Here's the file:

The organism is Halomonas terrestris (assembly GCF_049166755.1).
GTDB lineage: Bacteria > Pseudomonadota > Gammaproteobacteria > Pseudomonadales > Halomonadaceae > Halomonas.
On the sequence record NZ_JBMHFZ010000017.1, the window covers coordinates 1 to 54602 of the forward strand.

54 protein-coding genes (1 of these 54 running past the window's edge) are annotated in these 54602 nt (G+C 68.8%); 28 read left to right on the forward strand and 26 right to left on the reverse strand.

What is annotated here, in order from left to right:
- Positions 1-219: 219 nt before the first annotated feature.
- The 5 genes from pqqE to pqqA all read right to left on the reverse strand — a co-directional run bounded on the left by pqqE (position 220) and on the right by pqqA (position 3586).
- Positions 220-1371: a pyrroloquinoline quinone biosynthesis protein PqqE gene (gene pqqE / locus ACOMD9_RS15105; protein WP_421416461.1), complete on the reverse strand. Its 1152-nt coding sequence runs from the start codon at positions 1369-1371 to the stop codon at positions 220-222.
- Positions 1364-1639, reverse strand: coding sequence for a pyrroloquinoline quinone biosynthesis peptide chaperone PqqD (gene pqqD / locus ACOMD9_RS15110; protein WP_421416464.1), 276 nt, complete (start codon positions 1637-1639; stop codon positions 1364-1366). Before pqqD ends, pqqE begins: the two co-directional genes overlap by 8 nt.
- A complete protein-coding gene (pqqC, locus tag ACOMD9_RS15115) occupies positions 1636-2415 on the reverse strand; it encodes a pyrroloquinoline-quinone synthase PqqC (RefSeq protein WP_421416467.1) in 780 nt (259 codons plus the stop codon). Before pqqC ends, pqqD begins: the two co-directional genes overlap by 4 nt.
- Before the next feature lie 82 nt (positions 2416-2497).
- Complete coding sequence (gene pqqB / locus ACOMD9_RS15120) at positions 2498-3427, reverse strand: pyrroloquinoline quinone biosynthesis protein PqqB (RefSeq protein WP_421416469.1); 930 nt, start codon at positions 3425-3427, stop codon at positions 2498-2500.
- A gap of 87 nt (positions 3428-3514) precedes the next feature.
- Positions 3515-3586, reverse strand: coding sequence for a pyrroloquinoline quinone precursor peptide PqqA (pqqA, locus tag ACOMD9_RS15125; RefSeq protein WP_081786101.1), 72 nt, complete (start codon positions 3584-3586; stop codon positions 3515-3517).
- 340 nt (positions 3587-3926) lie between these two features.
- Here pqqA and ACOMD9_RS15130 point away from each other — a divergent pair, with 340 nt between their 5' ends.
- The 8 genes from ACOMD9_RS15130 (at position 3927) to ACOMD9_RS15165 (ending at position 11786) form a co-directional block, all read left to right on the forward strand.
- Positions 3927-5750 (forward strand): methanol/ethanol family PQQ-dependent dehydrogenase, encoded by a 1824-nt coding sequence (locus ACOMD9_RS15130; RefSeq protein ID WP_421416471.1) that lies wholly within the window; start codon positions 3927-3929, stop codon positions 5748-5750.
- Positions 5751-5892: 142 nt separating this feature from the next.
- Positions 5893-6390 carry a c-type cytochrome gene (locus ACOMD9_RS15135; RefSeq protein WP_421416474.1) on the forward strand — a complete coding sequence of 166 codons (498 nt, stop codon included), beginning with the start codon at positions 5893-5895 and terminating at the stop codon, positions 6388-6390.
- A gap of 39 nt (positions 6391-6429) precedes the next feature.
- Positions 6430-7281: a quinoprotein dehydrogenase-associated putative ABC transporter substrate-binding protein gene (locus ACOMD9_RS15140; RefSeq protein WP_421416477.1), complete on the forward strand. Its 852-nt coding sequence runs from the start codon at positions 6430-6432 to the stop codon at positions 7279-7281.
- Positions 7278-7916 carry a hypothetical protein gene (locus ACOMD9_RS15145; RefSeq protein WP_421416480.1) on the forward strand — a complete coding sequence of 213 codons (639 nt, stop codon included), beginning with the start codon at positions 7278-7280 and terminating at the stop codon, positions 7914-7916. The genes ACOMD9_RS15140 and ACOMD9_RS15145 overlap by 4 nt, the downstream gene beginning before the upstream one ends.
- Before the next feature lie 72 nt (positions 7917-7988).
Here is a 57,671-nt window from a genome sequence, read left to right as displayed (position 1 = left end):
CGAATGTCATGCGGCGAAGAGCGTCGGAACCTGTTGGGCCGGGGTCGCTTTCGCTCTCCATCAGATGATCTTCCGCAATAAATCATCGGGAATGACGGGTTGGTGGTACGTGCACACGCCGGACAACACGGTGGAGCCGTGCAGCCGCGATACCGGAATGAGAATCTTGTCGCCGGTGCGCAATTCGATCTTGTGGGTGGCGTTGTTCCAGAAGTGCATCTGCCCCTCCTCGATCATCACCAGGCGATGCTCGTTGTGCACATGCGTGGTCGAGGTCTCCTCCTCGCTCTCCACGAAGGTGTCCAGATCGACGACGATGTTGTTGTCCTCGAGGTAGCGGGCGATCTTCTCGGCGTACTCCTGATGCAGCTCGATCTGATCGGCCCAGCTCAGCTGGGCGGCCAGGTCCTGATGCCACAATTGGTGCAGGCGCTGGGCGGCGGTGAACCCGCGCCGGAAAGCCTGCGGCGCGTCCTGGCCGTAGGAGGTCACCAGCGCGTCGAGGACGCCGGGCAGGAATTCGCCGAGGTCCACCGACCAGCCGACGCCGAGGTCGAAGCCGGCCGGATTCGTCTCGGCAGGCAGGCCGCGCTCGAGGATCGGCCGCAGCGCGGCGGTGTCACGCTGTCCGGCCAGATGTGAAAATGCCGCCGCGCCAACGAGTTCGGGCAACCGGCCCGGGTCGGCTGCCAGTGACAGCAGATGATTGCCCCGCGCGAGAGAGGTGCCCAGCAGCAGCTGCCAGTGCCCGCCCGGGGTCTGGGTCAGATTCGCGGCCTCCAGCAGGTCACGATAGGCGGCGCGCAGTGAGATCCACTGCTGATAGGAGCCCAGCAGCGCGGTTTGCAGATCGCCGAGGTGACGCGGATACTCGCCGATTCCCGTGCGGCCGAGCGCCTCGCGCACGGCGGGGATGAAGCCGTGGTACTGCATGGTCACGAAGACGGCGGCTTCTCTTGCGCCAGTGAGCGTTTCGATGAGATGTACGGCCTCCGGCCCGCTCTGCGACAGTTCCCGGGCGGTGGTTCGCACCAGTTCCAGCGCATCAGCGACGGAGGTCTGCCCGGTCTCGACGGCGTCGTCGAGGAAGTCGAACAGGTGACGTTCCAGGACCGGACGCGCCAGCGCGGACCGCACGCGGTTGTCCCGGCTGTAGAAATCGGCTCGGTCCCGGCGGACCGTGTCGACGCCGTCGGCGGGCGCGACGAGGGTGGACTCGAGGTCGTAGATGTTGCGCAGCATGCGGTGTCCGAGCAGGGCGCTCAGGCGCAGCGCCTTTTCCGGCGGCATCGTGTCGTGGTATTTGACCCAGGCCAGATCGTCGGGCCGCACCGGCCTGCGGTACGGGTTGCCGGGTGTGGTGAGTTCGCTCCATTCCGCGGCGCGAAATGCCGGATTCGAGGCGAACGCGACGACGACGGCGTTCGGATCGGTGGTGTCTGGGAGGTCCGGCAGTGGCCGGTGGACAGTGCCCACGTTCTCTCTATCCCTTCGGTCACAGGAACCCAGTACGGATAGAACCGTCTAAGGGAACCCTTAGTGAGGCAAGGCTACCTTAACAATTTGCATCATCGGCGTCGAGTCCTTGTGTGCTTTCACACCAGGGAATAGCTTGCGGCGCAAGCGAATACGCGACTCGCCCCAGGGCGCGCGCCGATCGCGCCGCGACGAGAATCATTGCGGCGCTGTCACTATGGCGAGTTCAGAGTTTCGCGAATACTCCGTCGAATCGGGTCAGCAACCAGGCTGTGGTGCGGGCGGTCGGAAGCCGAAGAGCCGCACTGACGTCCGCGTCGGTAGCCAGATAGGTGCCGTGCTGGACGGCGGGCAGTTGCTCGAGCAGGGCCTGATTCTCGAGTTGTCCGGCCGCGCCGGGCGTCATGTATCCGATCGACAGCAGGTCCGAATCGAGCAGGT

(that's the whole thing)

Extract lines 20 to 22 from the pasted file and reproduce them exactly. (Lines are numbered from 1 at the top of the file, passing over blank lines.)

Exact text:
- Positions 5893-6390 carry a c-type cytochrome gene (locus ACOMD9_RS15135; RefSeq protein WP_421416474.1) on the forward strand — a complete coding sequence of 166 codons (498 nt, stop codon included), beginning with the start codon at positions 5893-5895 and terminating at the stop codon, positions 6388-6390.
- A gap of 39 nt (positions 6391-6429) precedes the next feature.
- Positions 6430-7281: a quinoprotein dehydrogenase-associated putative ABC transporter substrate-binding protein gene (locus ACOMD9_RS15140; RefSeq protein WP_421416477.1), complete on the forward strand. Its 852-nt coding sequence runs from the start codon at positions 6430-6432 to the stop codon at positions 7279-7281.